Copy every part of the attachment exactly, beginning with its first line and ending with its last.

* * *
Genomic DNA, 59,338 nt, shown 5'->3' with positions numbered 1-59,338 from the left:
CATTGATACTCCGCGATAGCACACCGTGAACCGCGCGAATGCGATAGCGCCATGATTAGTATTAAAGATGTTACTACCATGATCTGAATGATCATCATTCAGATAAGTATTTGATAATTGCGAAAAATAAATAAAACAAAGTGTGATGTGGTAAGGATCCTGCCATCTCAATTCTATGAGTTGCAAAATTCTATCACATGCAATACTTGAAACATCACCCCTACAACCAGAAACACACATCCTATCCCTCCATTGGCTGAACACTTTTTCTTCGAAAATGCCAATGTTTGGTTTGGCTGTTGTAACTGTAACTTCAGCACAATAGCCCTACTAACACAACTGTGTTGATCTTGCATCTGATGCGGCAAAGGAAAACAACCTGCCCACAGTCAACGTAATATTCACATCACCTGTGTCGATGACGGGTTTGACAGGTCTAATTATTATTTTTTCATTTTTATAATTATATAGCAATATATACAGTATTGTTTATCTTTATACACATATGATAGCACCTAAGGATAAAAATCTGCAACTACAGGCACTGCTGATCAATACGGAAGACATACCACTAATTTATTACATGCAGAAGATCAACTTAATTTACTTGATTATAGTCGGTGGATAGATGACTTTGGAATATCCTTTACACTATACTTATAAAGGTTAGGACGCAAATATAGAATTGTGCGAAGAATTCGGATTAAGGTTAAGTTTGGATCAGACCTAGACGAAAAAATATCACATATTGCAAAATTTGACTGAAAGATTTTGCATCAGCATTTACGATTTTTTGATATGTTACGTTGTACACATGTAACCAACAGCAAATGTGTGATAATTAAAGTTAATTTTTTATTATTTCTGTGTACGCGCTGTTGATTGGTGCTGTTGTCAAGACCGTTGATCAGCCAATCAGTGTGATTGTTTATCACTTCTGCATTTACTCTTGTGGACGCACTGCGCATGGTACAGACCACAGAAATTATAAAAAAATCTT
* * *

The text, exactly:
Genomic DNA, 59,338 nt, shown 5'->3' with positions numbered 1-59,338 from the left:
CATTGATACTCCGCGATAGCACACCGTGAACCGCGCGAATGCGATAGCGCCATGATTAGTATTAAAGATGTTACTACCATGATCTGAATGATCATCATTCAGATAAGTATTTGATAATTGCGAAAAATAAATAAAACAAAGTGTGATGTGGTAAGGATCCTGCCATCTCAATTCTATGAGTTGCAAAATTCTATCACATGCAATACTTGAAACATCACCCCTACAACCAGAAACACACATCCTATCCCTCCATTGGCTGAACACTTTTTCTTCGAAAATGCCAATGTTTGGTTTGGCTGTTGTAACTGTAACTTCAGCACAATAGCCCTACTAACACAACTGTGTTGATCTTGCATCTGATGCGGCAAAGGAAAACAACCTGCCCACAGTCAACGTAATATTCACATCACCTGTGTCGATGACGGGTTTGACAGGTCTAATTATTATTTTTTCATTTTTATAATTATATAGCAATATATACAGTATTGTTTATCTTTATACACATATGATAGCACCTAAGGATAAAAATCTGCAACTACAGGCACTGCTGATCAATACGGAAGACATACCACTAATTTATTACATGCAGAAGATCAACTTAATTTACTTGATTATAGTCGGTGGATAGATGACTTTGGAATATCCTTTACACTATACTTATAAAGGTTAGGACGCAAATATAGAATTGTGCGAAGAATTCGGATTAAGGTTAAGTTTGGATCAGACCTAGACGAAAAAATATCACATATTGCAAAATTTGACTGAAAGATTTTGCATCAGCATTTACGATTTTTTGATATGTTACGTTGTACACATGTAACCAACAGCAAATGTGTGATAATTAAAGTTAATTTTTTATTATTTCTGTGTACGCGCTGTTGATTGGTGCTGTTGTCAAGACCGTTGATCAGCCAATCAGTGTGATTGTTTATCACTTCTGCATTTACTCTTGTGGACGCACTGCGCATGGTACAGACCACAGAAATTATAAAAAAATCTT